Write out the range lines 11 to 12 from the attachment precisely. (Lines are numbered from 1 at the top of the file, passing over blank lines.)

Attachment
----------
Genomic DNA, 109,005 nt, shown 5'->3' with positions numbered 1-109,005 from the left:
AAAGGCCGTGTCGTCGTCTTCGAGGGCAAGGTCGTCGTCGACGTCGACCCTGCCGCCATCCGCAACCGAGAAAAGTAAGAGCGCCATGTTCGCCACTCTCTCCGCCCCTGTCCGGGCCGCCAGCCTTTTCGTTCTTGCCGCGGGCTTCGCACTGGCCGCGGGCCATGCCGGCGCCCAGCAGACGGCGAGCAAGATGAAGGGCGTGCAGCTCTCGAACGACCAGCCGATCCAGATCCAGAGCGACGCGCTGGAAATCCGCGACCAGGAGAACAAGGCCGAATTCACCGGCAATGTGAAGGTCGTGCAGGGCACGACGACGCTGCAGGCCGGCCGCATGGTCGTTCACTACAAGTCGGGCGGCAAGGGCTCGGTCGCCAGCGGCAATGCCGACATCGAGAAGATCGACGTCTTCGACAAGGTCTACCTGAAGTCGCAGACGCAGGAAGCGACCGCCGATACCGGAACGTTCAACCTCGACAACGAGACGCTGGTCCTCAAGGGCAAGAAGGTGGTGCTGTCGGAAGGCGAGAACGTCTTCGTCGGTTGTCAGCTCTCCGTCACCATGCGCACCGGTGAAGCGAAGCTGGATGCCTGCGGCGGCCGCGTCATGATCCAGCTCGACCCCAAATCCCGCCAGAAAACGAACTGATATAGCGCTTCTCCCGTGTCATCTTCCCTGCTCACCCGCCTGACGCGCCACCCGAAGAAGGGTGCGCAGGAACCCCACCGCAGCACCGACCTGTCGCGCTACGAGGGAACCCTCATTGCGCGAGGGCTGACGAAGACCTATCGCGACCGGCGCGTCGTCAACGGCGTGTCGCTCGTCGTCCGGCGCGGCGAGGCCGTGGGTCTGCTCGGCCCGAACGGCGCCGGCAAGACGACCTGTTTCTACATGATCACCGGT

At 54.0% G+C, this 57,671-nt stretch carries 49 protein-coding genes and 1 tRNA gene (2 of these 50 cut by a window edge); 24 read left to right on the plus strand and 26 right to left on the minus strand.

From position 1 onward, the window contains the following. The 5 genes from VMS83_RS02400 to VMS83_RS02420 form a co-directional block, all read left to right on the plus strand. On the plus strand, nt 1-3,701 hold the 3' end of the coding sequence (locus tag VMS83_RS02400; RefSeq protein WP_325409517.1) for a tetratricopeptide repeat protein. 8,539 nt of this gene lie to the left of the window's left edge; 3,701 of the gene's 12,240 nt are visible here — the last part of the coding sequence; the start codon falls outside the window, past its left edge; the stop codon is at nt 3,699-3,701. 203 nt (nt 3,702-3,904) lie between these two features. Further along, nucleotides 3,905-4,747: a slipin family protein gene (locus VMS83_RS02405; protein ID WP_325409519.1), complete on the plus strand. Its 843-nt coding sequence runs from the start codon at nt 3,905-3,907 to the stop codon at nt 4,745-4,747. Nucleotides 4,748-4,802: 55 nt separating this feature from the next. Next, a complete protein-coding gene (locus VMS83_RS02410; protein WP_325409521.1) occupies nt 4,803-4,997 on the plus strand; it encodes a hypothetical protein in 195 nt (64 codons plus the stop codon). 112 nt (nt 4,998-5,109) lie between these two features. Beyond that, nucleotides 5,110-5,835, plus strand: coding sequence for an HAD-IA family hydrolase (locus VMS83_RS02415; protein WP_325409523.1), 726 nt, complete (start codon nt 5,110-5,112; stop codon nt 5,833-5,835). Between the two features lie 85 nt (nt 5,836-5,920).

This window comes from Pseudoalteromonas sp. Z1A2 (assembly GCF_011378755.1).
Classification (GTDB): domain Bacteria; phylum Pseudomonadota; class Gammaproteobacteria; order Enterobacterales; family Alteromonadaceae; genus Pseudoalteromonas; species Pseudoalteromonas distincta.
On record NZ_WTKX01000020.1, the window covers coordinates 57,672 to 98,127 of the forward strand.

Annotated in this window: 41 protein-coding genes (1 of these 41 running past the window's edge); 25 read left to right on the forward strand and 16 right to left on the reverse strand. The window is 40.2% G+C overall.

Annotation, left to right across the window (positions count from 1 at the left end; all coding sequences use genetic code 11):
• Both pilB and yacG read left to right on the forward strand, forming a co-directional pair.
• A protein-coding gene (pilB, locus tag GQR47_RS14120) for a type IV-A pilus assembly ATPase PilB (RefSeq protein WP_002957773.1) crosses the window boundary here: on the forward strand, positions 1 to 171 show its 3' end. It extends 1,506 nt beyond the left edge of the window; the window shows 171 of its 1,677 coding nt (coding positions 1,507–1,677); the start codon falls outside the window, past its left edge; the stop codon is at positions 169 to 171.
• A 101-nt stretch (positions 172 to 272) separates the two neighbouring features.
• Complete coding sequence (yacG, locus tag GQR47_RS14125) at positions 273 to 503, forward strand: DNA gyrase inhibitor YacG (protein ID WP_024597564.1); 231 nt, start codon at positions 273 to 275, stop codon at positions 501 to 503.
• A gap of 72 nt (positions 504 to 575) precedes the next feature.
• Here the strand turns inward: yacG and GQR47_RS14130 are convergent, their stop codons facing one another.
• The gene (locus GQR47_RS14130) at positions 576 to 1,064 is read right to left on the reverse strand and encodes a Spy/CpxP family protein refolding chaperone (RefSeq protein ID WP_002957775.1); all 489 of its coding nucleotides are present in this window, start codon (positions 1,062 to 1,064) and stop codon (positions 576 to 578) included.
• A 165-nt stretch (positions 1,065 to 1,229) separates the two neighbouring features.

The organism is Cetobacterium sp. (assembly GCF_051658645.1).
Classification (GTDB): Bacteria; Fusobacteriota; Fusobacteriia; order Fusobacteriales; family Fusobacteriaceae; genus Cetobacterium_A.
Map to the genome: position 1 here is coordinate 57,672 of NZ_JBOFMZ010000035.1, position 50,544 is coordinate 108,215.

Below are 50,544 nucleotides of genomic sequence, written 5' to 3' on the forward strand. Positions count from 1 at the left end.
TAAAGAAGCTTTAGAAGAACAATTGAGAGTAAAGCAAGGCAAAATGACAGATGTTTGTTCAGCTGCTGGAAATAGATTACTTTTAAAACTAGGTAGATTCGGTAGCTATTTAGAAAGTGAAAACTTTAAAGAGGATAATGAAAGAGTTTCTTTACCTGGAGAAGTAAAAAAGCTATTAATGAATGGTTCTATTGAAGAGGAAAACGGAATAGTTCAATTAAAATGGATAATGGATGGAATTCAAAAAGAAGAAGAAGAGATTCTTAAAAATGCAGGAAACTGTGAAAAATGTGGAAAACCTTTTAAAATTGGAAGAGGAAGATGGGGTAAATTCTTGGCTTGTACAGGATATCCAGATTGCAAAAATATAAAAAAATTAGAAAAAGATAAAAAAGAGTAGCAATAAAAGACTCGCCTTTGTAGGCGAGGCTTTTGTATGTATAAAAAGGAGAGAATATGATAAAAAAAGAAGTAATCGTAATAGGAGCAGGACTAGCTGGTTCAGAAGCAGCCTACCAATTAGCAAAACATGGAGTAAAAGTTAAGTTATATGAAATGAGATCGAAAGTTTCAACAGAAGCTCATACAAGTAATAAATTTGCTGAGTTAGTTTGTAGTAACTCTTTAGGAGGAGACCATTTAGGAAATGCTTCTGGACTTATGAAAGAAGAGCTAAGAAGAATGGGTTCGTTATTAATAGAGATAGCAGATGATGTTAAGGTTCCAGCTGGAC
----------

• A protein-coding gene (pilB, locus tag GQR47_RS14120) for a type IV-A pilus assembly ATPase PilB (RefSeq protein WP_002957773.1) crosses the window boundary here: on the forward strand, positions 1 to 171 show its 3' end. It extends 1,506 nt beyond the left edge of the window; the window shows 171 of its 1,677 coding nt (coding positions 1,507–1,677); the start codon falls outside the window, past its left edge; the stop codon is at positions 169 to 171.
• A 101-nt stretch (positions 172 to 272) separates the two neighbouring features.